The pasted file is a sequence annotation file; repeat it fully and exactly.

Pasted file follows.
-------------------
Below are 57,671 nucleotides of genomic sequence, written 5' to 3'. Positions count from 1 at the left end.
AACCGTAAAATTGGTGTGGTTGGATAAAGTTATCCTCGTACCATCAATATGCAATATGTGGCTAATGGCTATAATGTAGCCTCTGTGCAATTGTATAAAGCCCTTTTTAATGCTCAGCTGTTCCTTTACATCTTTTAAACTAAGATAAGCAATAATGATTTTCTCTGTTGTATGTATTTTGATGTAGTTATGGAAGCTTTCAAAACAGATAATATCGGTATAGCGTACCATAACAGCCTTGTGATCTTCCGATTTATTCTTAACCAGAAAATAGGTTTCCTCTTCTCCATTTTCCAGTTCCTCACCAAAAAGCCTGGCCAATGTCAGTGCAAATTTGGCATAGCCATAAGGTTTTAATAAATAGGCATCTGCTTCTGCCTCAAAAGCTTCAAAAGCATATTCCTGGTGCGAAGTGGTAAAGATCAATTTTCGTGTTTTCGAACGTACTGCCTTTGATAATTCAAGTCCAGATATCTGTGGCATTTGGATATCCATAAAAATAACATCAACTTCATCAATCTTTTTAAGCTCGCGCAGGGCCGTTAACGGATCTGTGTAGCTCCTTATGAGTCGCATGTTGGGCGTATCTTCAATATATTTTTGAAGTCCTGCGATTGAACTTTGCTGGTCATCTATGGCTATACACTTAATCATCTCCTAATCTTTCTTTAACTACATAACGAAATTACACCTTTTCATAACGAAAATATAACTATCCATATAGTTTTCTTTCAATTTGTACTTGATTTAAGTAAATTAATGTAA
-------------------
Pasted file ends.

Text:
Below are 57,671 nucleotides of genomic sequence, written 5' to 3'. Positions count from 1 at the left end.
AACCGTAAAATTGGTGTGGTTGGATAAAGTTATCCTCGTACCATCAATATGCAATATGTGGCTAATGGCTATAATGTAGCCTCTGTGCAATTGTATAAAGCCCTTTTTAATGCTCAGCTGTTCCTTTACATCTTTTAAACTAAGATAAGCAATAATGATTTTCTCTGTTGTATGTATTTTGATGTAGTTATGGAAGCTTTCAAAACAGATAATATCGGTATAGCGTACCATAACAGCCTTGTGATCTTCCGATTTATTCTTAACCAGAAAATAGGTTTCCTCTTCTCCATTTTCCAGTTCCTCACCAAAAAGCCTGGCCAATGTCAGTGCAAATTTGGCATAGCCATAAGGTTTTAATAAATAGGCATCTGCTTCTGCCTCAAAAGCTTCAAAAGCATATTCCTGGTGCGAAGTGGTAAAGATCAATTTTCGTGTTTTCGAACGTACTGCCTTTGATAATTCAAGTCCAGATATCTGTGGCATTTGGATATCCATAAAAATAACATCAACTTCATCAATCTTTTTAAGCTCGCGCAGGGCCGTTAACGGATCTGTGTAGCTCCTTATGAGTCGCATGTTGGGCGTATCTTCAATATATTTTTGAAGTCCTGCGATTGAACTTTGCTGGTCATCTATGGCTATACACTTAATCATCTCCTAATCTTTCTTTAACTACATAACGAAATTACACCTTTTCATAACGAAAATATAACTATCCATATAGTTTTCTTTCAATTTGTACTTGATTTAAGTAAATTAATGTAA